Layard asks a fundamental question: “Can subjective well-being really be measured well enough to be used in policy analyses?” Even though the science of measuring happiness is “very young,” Layard indicates that subjective measures of happiness are well correlated with at least five relevant sets of variables:
The reports of friends; the possible causes of well-being; some possible effects of well-being; physical functioning, such as levels of cortisol; and measures of brain activity.
There is good reason to be optimistic that we will get better at measuring happiness. “Fifty years ago, there was considerable debate on how to measure depression, but by now this has become much less controversial in all likelihood, the measurement of happiness will become similarly less controversial.”
As we fine-tune our methods of measuring of subjective happiness, Layard believes we will be better able to monitor trends of happiness, we will deal to identify problem groups within populations and we will be better able to determine why some people are happy and others are not. Better measurements will certainly allow us determine quality of life better than the many efforts to do so in terms of money.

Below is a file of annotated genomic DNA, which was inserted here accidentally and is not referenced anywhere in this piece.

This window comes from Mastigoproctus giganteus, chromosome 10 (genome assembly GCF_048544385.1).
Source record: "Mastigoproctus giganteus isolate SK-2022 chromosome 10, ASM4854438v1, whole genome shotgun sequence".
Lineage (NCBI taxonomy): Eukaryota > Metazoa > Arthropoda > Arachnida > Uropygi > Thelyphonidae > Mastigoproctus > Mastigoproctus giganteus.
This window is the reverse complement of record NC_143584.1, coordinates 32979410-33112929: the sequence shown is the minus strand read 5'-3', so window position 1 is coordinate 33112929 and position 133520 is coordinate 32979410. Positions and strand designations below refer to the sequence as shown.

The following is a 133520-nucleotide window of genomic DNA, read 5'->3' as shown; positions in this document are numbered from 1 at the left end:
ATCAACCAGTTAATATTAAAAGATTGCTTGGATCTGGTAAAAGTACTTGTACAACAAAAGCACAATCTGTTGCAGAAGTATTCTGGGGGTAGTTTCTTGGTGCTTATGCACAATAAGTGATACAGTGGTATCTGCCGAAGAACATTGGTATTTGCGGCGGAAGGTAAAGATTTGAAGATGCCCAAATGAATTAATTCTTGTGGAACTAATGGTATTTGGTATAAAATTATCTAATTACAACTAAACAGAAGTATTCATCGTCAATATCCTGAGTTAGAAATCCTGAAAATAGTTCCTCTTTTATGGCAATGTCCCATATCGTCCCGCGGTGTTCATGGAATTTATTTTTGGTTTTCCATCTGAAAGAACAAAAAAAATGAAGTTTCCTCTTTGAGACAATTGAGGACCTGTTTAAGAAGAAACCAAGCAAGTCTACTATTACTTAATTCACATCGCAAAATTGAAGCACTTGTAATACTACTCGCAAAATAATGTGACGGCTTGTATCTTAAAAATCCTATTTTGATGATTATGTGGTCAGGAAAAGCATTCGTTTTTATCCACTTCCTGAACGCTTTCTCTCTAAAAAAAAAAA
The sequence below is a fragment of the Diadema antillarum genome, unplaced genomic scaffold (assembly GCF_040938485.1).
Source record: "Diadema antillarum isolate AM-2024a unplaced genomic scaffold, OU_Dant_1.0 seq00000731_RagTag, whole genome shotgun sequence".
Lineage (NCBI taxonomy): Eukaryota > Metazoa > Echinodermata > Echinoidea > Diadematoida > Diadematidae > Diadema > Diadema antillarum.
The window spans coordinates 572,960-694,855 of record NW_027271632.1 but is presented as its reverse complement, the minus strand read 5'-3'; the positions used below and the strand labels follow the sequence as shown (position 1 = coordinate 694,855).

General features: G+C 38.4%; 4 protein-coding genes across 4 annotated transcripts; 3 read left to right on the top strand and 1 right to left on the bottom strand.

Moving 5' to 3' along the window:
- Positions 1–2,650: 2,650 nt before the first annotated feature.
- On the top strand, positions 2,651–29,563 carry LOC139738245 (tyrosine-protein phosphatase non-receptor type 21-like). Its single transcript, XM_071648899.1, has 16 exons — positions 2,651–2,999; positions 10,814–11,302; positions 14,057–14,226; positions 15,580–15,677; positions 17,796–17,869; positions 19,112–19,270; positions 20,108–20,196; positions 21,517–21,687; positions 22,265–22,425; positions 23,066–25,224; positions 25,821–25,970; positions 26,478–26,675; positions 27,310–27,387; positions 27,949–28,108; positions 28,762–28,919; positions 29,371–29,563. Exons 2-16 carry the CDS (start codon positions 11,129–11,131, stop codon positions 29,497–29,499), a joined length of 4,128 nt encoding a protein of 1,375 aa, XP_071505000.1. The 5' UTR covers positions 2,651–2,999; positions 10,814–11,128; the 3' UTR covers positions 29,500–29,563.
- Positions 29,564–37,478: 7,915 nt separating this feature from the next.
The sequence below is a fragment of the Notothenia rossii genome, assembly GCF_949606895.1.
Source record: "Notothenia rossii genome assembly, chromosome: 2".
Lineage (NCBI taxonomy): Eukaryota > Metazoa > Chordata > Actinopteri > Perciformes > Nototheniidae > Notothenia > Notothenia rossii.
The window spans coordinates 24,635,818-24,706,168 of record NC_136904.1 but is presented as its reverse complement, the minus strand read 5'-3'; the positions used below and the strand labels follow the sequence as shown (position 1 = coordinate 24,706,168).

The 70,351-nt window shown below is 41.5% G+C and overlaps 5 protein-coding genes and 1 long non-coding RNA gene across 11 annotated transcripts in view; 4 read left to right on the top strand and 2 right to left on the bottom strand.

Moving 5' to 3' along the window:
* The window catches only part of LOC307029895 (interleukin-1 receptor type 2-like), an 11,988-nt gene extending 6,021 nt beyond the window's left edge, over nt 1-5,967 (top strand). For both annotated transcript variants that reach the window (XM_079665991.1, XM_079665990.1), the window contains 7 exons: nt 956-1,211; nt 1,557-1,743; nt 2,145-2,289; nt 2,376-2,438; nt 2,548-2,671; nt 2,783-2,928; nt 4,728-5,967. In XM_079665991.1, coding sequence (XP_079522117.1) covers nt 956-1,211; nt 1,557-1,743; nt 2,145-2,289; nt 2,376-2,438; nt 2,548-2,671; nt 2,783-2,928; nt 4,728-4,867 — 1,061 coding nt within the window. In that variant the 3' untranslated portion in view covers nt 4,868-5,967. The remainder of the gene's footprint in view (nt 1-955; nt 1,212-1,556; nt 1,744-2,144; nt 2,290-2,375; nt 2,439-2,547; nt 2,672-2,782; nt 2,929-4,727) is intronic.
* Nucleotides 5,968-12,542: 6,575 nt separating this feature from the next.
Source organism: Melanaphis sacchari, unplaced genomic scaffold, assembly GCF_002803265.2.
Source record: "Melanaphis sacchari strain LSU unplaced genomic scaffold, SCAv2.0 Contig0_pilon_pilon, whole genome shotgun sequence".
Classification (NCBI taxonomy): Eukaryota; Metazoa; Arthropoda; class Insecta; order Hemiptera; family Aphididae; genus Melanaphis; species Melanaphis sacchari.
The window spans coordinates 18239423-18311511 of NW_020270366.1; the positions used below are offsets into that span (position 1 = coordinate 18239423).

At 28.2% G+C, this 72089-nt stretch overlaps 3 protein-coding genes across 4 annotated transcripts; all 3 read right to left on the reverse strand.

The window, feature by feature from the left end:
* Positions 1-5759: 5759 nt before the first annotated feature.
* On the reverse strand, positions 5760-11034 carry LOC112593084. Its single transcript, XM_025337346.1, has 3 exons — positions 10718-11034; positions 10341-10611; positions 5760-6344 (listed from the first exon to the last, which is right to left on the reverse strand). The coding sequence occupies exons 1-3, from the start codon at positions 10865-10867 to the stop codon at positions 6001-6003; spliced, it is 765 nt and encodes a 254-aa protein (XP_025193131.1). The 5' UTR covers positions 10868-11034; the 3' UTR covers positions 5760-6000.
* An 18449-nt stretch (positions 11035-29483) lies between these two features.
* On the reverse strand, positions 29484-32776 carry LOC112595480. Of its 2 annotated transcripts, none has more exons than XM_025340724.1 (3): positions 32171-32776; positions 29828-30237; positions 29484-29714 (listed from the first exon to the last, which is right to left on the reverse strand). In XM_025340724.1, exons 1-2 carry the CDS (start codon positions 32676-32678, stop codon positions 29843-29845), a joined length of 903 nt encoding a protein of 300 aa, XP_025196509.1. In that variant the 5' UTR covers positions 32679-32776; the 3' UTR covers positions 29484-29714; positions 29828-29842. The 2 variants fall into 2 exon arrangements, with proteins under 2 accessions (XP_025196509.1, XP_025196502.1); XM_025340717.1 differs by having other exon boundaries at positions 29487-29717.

What’s at stake according to Layard? As we leave behind our crude financial measurements of the quality of life and continue to develop better methods of measuring subjective happiness, “it will produce very different priorities for our society.”
I recently came out of an emotional bad spell – emerging from it felt a lot like hitting the surface after you’ve been underwater just a little too long. This spell of anxiety/fear/depression/whatever it was taught me more than usual because it happened smack dab after I had a really awesome year business wise. I was on a high. Things were so good I had to go buy a suit so I could go to Las Vegas and get an award for being so awesome. That is important to note not because getting an award is important (but it is kind of cool, right?) but because of what happened after the award.